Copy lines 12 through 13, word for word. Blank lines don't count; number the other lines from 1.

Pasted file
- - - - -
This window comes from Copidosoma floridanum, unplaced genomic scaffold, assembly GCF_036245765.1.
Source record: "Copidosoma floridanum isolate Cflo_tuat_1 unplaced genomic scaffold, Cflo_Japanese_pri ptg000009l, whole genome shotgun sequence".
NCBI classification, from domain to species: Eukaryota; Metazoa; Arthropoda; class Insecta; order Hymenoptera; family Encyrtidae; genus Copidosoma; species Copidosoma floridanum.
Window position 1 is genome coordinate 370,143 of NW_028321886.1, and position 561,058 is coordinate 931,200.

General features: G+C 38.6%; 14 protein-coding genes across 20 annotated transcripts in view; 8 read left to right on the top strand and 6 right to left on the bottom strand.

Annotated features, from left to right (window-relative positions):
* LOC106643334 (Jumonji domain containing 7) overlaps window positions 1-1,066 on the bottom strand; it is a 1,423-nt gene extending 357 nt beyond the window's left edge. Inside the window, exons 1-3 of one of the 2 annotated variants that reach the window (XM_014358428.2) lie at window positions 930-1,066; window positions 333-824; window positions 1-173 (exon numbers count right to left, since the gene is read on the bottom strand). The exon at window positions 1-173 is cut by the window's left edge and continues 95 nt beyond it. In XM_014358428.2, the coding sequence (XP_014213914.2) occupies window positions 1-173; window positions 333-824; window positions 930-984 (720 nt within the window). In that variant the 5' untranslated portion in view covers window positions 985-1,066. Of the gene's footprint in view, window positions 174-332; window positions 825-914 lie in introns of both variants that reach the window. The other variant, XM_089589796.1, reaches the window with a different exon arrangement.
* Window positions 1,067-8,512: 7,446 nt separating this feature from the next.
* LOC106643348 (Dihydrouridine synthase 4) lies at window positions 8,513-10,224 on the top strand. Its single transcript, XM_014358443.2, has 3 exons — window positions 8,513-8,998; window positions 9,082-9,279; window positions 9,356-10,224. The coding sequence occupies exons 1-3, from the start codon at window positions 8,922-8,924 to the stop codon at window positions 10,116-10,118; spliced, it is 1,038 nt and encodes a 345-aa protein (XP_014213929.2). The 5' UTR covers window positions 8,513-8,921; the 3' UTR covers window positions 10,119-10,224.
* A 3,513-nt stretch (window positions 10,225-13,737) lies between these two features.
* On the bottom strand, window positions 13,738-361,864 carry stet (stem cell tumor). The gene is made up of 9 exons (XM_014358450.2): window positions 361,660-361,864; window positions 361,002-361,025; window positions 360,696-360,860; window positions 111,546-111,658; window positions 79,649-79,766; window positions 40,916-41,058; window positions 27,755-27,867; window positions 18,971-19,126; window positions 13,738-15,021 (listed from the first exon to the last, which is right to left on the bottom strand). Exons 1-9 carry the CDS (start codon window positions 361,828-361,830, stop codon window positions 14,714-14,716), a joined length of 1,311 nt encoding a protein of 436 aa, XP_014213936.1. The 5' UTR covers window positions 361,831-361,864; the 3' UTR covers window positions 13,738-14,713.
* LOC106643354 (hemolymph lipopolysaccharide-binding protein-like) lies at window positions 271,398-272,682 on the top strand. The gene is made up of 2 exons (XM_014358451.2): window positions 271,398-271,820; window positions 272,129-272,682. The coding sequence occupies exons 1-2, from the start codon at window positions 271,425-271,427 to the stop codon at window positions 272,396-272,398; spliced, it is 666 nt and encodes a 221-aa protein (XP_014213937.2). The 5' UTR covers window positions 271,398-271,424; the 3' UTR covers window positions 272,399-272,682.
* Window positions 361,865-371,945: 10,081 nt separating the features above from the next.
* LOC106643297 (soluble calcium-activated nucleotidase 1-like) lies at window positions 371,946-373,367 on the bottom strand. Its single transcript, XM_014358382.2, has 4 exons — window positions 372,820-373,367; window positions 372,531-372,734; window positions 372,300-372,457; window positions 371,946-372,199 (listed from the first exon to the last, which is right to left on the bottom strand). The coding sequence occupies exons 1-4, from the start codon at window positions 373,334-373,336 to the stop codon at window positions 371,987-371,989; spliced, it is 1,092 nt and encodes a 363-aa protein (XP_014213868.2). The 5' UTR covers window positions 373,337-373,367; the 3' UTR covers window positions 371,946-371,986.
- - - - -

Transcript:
* LOC106643354 (hemolymph lipopolysaccharide-binding protein-like) lies at window positions 271,398-272,682 on the top strand. The gene is made up of 2 exons (XM_014358451.2): window positions 271,398-271,820; window positions 272,129-272,682. The coding sequence occupies exons 1-2, from the start codon at window positions 271,425-271,427 to the stop codon at window positions 272,396-272,398; spliced, it is 666 nt and encodes a 221-aa protein (XP_014213937.2). The 5' UTR covers window positions 271,398-271,424; the 3' UTR covers window positions 272,399-272,682.
* Window positions 361,865-371,945: 10,081 nt separating the features above from the next.